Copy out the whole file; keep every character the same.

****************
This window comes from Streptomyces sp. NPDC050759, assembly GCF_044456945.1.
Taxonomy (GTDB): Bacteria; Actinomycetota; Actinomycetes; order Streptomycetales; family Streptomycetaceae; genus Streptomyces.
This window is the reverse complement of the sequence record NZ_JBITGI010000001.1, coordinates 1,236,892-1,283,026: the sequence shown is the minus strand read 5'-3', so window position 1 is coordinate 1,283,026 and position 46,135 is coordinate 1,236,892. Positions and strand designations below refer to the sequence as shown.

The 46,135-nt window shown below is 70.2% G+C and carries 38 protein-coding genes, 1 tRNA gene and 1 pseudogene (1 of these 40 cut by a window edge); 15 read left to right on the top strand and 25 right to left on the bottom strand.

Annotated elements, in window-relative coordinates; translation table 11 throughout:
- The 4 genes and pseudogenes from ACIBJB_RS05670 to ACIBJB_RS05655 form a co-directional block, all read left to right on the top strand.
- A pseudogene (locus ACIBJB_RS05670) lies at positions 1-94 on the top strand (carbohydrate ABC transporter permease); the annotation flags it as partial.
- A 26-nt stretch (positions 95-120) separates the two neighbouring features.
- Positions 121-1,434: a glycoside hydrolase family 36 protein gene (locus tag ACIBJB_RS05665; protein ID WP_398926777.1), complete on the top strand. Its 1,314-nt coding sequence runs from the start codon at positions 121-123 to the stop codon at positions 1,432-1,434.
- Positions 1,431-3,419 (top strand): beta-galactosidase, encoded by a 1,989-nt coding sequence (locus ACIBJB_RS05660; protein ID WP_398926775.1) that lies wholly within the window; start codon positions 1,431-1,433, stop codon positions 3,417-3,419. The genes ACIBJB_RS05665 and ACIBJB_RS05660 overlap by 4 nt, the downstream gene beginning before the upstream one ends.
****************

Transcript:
This window comes from Streptomyces sp. NPDC050759, assembly GCF_044456945.1.
Taxonomy (GTDB): Bacteria; Actinomycetota; Actinomycetes; order Streptomycetales; family Streptomycetaceae; genus Streptomyces.
This window is the reverse complement of the sequence record NZ_JBITGI010000001.1, coordinates 1,236,892-1,283,026: the sequence shown is the minus strand read 5'-3', so window position 1 is coordinate 1,283,026 and position 46,135 is coordinate 1,236,892. Positions and strand designations below refer to the sequence as shown.

The 46,135-nt window shown below is 70.2% G+C and carries 38 protein-coding genes, 1 tRNA gene and 1 pseudogene (1 of these 40 cut by a window edge); 15 read left to right on the top strand and 25 right to left on the bottom strand.

Annotated elements, in window-relative coordinates; translation table 11 throughout:
- The 4 genes and pseudogenes from ACIBJB_RS05670 to ACIBJB_RS05655 form a co-directional block, all read left to right on the top strand.
- A pseudogene (locus ACIBJB_RS05670) lies at positions 1-94 on the top strand (carbohydrate ABC transporter permease); the annotation flags it as partial.
- A 26-nt stretch (positions 95-120) separates the two neighbouring features.
- Positions 121-1,434: a glycoside hydrolase family 36 protein gene (locus tag ACIBJB_RS05665; protein ID WP_398926777.1), complete on the top strand. Its 1,314-nt coding sequence runs from the start codon at positions 121-123 to the stop codon at positions 1,432-1,434.
- Positions 1,431-3,419 (top strand): beta-galactosidase, encoded by a 1,989-nt coding sequence (locus ACIBJB_RS05660; protein ID WP_398926775.1) that lies wholly within the window; start codon positions 1,431-1,433, stop codon positions 3,417-3,419. The genes ACIBJB_RS05665 and ACIBJB_RS05660 overlap by 4 nt, the downstream gene beginning before the upstream one ends.